Ohio Gov. John Kasich on Monday became the first Republican presidential contender to file for the Nevada caucus, according to the Nevada Republican Party.
"Electing a Republican to the White House is a priority for Nevada and we are excited to see Governor Kasich and the rest of the Republican field campaign in the Silver State,” said NVGOP Chairman Michael McDonald in a statement.
Nevada is the fourth state to vote in the Republican presidential primary, and the first in the West, but not a clear winner for Kasich. The caucuses require a substantial investment in resources and staff to organize properly, and traditionally favor those candidates with more ardent grassroots support.
Also on Monday, the campaign announced its Georgia leadership team, including endorsements from the state Senate majority leader and a former chief of staff to Gov. Sonny Perdue.
Both moves came with little fanfare, but they’re a signal, Kasich allies said, that the governor is performing better than expected in key early primary states and has room to expand beyond that.
That was the message relayed to Kasich’s Washington steering committee when they met for a briefing in D.C. at the Capitol Hill Club last Friday, attendees said.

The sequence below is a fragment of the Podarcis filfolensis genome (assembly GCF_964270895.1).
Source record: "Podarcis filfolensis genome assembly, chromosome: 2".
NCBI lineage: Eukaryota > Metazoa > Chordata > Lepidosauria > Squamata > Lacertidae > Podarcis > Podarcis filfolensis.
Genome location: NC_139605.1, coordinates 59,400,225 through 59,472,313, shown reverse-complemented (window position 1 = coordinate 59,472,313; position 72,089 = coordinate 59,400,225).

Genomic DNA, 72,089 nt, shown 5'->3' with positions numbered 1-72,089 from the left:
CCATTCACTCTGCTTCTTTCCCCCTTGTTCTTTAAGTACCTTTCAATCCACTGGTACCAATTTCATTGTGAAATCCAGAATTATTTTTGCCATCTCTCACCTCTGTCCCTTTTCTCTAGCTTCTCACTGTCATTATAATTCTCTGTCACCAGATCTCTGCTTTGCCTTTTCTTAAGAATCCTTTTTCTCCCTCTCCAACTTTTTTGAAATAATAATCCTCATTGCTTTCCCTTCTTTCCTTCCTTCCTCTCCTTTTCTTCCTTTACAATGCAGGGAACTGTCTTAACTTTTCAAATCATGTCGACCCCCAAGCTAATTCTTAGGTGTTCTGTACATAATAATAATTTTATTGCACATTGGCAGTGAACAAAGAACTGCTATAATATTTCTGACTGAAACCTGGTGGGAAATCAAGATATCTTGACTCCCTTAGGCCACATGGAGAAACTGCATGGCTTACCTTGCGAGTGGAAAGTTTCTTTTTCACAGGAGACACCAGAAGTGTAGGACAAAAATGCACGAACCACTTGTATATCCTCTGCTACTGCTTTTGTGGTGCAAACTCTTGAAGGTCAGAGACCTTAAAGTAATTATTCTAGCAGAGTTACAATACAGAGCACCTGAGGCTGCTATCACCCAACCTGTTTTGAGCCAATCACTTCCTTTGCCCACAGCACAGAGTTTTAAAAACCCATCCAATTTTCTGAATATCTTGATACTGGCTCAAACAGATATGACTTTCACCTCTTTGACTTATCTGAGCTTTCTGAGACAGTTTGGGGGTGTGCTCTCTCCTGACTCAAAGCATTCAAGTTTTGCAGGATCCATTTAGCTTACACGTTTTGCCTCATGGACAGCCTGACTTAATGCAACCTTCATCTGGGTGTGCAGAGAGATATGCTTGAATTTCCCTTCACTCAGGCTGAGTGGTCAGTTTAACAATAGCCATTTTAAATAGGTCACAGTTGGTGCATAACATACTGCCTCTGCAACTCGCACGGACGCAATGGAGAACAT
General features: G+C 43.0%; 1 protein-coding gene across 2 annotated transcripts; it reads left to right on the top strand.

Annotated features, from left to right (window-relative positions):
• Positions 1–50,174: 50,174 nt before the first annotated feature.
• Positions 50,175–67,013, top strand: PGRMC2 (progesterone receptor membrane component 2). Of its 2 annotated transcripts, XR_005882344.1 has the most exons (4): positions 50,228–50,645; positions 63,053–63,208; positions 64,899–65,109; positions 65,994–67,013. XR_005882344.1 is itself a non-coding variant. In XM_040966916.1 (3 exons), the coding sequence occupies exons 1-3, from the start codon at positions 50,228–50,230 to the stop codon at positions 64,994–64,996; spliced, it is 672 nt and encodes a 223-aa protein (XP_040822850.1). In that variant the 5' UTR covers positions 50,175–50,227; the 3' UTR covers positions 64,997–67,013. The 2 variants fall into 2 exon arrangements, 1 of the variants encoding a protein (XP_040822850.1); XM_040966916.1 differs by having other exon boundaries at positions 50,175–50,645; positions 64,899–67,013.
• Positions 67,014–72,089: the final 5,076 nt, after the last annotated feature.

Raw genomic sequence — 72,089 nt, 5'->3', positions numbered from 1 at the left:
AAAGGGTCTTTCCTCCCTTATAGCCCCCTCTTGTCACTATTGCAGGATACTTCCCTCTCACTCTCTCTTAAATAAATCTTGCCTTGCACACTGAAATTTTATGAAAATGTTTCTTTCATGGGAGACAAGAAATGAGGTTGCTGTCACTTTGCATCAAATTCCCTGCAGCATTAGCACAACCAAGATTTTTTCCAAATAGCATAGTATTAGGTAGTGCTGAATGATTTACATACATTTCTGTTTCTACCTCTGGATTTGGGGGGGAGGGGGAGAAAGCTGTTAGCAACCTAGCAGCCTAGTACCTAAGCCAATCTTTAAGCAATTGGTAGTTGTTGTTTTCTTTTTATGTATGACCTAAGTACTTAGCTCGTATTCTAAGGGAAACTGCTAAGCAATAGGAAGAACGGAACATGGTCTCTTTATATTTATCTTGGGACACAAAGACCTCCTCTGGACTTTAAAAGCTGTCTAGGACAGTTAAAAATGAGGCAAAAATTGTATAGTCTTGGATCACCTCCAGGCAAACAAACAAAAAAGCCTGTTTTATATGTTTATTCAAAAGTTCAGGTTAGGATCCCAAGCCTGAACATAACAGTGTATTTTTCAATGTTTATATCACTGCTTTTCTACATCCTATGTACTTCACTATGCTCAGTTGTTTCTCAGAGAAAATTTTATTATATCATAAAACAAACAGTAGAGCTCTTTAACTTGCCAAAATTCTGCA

Campaign advisers briefed the committee — which counts about 30 lobbyists, current and former members of Congress and other D.C. powerbrokers — on the candidate’s fundraising and support in the states. They held a second meeting for about 20 current and former members of Congress who wanted to learn more about the candidate.
During the first meeting, said James Walsh, a former New York representative and deputy majority whip in the House, “the sentiment was we’re doing better than we thought we’d be doing.” Walsh said the team was pleased with Kasich’s first debate performance, where “we thought he would be good but he was better than we thought.”
Former Sen. John E. Sununu briefed the committee on Kasich’s performance in New Hampshire, the early primary state that’s key to his presidential hopes, and said that “he’s ahead of where we thought he’d be” at this point in the cycle, according to Walsh.
That’s given him the room, another steering committee member said, to expand his focus.
“There was a feeling, early on in the campaign, by some people that he was going to concentrate on New Hampshire, but wouldn’t be able to build out any kind of support in the SEC primary states,” the member said. “But the fact is that we have done quite well” in many of those southern states.
Committee members are now focusing on bringing other current and former elected officials onto the team, and raising money for the next leg of the campaign. They’re planning a major fundraiser in D.C. in early October, and are beginning to work on securing commitments for that.